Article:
Friday, February 21, 2014

Parabolic Corporate Debt

The following chart shows real nonfinancial corporate business credit market liabilities per capita (September 2013 dollars).

Click to enlarge.

An exponential trend channel did not fit the data well at all but a parabolic trend sure did.

Parabolic moves are not sustainable over the long-term. This is a mathematical certainty. About the only thing open for debate here is the timing of the failure(s).

There's a reason that so few of the companies in the S&P 500 still have AAA ratings. It is not something pointed out on CNBC though. No, sir. It's just piles and piles of corporate cash that's talked about. Why won't they spend their hoard? Blah, blah, blah, blah, blah.

1. Over the short-term, we're pretty much at the top of the channel again. This data ends in the 3rd quarter of 2013. Keep in mind that 5 months have elapsed since then. This is not even remotely the ideal investment environment that we saw in 1982 (where we were right at the bottom of the trend channel with plenty of room to grow).

2. Over the long-term, to put it bluntly, we are so @#$%ed.

March 21, 2012
Parabolic Moves Always Have Their Reasons

A parabolic advance will continue as long as there is an inflow of money to keep the move going. But, then at some point the inflow of funds begins to fade and when it does gravity sets in. It is at that point that price begins to soften. As price begins to soften the smarter money begins to exit and prices begin to soften more. In the end all parabolic advances end pretty much the same and the late-comers to the party are typically left holding the bag.

I can't say when the parabolic trend will fail (either in the short-term or the long-term) but I will say this. I became a permabear over debt concerns. I remain a permabear over debt concerns.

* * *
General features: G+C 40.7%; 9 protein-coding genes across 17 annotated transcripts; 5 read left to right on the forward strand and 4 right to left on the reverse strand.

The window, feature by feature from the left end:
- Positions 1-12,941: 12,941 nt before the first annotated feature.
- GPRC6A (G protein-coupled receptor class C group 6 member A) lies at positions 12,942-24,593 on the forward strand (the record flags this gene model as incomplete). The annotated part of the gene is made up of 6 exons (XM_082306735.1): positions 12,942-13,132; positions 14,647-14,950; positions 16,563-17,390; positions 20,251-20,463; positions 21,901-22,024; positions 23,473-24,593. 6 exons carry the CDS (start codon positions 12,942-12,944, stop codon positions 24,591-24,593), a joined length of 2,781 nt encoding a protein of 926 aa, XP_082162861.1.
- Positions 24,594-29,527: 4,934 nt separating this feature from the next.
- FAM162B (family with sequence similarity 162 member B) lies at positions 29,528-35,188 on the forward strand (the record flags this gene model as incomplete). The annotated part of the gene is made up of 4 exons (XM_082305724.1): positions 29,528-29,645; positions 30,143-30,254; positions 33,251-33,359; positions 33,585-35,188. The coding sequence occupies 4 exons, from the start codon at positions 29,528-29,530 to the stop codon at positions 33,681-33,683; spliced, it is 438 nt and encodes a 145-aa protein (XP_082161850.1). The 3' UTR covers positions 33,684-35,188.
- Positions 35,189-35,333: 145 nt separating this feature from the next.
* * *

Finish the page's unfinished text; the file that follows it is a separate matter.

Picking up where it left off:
When the @#$% hits the fan again, and it certainly will if we continue to follow parabolic debt paths, then I'd much rather be owning "bubbly" inflation protected US treasuries backed by a monetary printing press than "bubbly" corporate debt backed by "private jets, office renovations, and custom-built commodes." Of course, that's just an opinion. Your opinion may vary.

This is not investment advice.

Source Data:
St. Louis Fed: Custom Chart


Anonymous said...

If you normalize the data by dividing by real gdp , you get a linear trend downward. If you divide by real gdp per capita , the trend becomes upward linear.

I think the upward trend is probably the true picture and , like you , expect it to end , sooner or later.

Stagflationary Mark said...


I think the upward trend is probably the true picture and , like you , expect it to end , sooner or later.

Yeah. If we're right it won't just end, it will end ugly.

That said, sooner or later can take a long time. We are masters of can-kicking, just like Japan is/was.

I'm not an imminent doom permabear. I'm more of a stacking individual straws on a camel's back until the legs give out kind of permabear. Not sure how much more straw the camel can take. Just pretty sure that it can't go on forever.